How Alcohol Affects Your Looks
Skin: The stereotypical image of a chronic drunk with a red, bulbous nose and mottled cheeks is due in part to classic films starring character actors like W.C. Fields. The fact is Fields had a severe form of rosacea called rhinophyma. Even so, the perpetuation of this myth has caused embarrassment and stigmatization for many people with rosacea, because others assume the redness is caused by drinking. Binge drinking and heavy alcohol abuse can lead to spider veins, which is associated with rosacea, adding to this misconception. And while drinking doesn’t cause the skin condition, it does lead to flare-ups in two of three individuals with rosacea. Red wine is the worst trigger, causing a rosacea flare-up in 76% of people with the condition.
Alcohol hinders the production of vasopressin (antidiuretic hormones), forcing the kidneys to work double time to remove excess water from the body, leaving the skin parched. In addition, alcohol causes the depletion of vitamins and minerals needed for a healthy complexion, so many people who drink excessively suffer from dry, discolored or heavily wrinkled skin. It is widely known that long-term alcohol abuse can damage the liver, which can also discolor the skin.
Eyes: Another stereotypical depiction of alcoholics is bloodshot eyes, but in this case, it’s true. Alcohol irritates and enlarges the tiny blood vessels on the surface of the eye (sclera), resulting in a "bloodshot" appearance. Even worse, excessive drinking robs the body of some of the key nutrients required to maintain eye health. Although it isn’t visually apparent, alcoholism can lead to a condition called toxic optic neuropathy, which impairs eyesight and can result in blindness over time. People who abuse alcohol and tobacco are at greater risk because they tend to be malnourished.
Bloating: Alcohol depletes the body of water and strips away important fluids and electrolytes. This can cause an increase in waist circumference related to overall weight gain, as well as swollen facial tissues, resulting in unflattering puffiness.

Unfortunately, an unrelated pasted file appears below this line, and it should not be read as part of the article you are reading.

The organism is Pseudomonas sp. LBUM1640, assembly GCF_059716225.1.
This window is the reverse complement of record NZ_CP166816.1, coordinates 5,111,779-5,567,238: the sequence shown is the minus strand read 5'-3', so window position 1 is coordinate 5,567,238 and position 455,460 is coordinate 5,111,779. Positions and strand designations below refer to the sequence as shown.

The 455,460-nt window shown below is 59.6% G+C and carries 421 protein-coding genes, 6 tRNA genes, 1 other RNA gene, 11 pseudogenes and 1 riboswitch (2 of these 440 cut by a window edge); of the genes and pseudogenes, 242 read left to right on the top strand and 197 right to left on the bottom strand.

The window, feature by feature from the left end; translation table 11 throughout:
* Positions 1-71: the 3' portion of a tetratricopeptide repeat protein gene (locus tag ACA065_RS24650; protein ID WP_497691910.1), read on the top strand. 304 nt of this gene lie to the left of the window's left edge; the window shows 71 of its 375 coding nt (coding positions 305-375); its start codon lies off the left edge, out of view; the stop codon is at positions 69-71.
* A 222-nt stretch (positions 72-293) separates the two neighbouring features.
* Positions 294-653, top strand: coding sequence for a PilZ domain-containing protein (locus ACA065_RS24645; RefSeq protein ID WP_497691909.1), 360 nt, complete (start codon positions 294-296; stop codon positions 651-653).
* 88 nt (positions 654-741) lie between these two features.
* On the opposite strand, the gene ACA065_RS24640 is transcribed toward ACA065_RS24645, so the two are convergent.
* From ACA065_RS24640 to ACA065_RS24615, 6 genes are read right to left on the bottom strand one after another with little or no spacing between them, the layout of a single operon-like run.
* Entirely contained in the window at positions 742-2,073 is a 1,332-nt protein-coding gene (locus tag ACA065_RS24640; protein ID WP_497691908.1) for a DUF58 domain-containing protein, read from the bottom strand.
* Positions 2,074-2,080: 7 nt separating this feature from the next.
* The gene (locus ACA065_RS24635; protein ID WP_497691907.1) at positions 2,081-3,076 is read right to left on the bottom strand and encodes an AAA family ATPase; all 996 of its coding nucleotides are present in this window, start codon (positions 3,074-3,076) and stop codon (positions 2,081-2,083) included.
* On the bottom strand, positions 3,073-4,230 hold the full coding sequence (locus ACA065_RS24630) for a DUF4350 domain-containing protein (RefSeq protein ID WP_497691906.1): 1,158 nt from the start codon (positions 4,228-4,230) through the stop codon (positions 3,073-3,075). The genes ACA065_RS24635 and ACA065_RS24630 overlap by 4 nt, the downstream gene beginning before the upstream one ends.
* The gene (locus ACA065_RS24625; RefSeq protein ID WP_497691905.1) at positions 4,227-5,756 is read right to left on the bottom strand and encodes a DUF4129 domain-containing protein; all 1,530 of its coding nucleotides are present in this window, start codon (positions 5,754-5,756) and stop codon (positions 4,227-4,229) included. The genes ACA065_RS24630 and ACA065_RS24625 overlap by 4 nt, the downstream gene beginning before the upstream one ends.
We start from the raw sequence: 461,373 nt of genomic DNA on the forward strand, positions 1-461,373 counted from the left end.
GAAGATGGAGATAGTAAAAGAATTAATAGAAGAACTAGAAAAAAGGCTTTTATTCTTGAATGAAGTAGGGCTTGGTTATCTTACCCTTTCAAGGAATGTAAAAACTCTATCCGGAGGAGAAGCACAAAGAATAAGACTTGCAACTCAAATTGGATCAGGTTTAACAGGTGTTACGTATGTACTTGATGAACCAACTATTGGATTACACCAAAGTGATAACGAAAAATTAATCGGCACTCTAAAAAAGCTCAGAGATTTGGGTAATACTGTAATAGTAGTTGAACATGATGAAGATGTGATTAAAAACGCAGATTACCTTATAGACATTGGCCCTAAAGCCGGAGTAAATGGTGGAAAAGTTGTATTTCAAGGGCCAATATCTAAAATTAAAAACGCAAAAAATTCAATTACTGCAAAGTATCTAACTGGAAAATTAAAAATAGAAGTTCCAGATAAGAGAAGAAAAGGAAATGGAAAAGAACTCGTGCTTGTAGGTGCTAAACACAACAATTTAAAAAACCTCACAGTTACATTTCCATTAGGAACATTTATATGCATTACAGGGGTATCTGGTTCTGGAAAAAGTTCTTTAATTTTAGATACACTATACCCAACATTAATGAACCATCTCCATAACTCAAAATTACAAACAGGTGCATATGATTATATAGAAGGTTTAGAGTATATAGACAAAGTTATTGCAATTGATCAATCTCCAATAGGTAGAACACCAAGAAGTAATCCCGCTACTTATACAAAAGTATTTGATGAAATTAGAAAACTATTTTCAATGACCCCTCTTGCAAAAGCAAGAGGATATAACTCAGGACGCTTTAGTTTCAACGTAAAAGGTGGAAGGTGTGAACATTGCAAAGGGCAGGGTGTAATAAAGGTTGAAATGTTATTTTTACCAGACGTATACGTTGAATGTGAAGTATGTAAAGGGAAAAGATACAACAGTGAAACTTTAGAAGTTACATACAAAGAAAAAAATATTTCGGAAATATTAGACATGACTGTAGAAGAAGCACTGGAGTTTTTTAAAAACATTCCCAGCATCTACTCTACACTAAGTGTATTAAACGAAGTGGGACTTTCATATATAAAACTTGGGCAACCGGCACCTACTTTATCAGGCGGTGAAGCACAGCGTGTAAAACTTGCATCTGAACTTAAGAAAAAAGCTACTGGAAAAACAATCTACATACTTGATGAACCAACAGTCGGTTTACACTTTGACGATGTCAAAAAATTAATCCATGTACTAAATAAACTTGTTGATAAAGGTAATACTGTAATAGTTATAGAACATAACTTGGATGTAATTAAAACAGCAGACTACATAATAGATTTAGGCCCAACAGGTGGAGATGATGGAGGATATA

Gymecomastia: Alcohol abuse severe enough to cause liver disease can alter the way the body metabolizes hormones, resulting in breast enlargement in men and women. A single alcoholic beverage can increase estrogen by as much as 20% and decrease progesterone in premenopausal women. Obviously, the vast majority of men do not want large breasts and an increase in estrogen has health implications for women, including breast cancer.
Weight Gain: Some alcoholic drinks, particularly beer and sweet mixed drinks, are high in calories, which can cause visible weight gain. A large prospective study on male drinkers indicated increased alcohol consumption was associated with minor, clinically irrelevant weight gain. After adjusting for a variety of lifestyle factors, a dose-dependent relationship between alcohol consumption and weight gain was more notable in those who consumed in excess of two drinks per day, in particular men ages 55 and older.
A 2009 study refuted the common belief that beer targets the abdomen only, although it did confirm a visible association between beer consumption and increased waist circumference in men. A 2013 study did not yield adequate scientific evidence to assess whether beer intake at moderate levels (<500 mL/day) was associated with general or abdominal obesity.
Weight Loss: Chronic alcohol abuse can cause drinkers to lose their appetite, thereby stripping the body of essential nutrients and resulting in weight loss and a gaunt appearance. Nearly one-third of college students have “drunkorexia,” an unofficial name for the common practice of limiting food intake to be able to drink excessively without gaining weight.
If you notice a change in your appearance or that of a loved one and alcohol is to blame, seek professional help, which may include a medical detox program, as soon as possible. The visible side effects of alcoholism are minor compared to the long-term health effects, which take the lives of 88,000 people a year.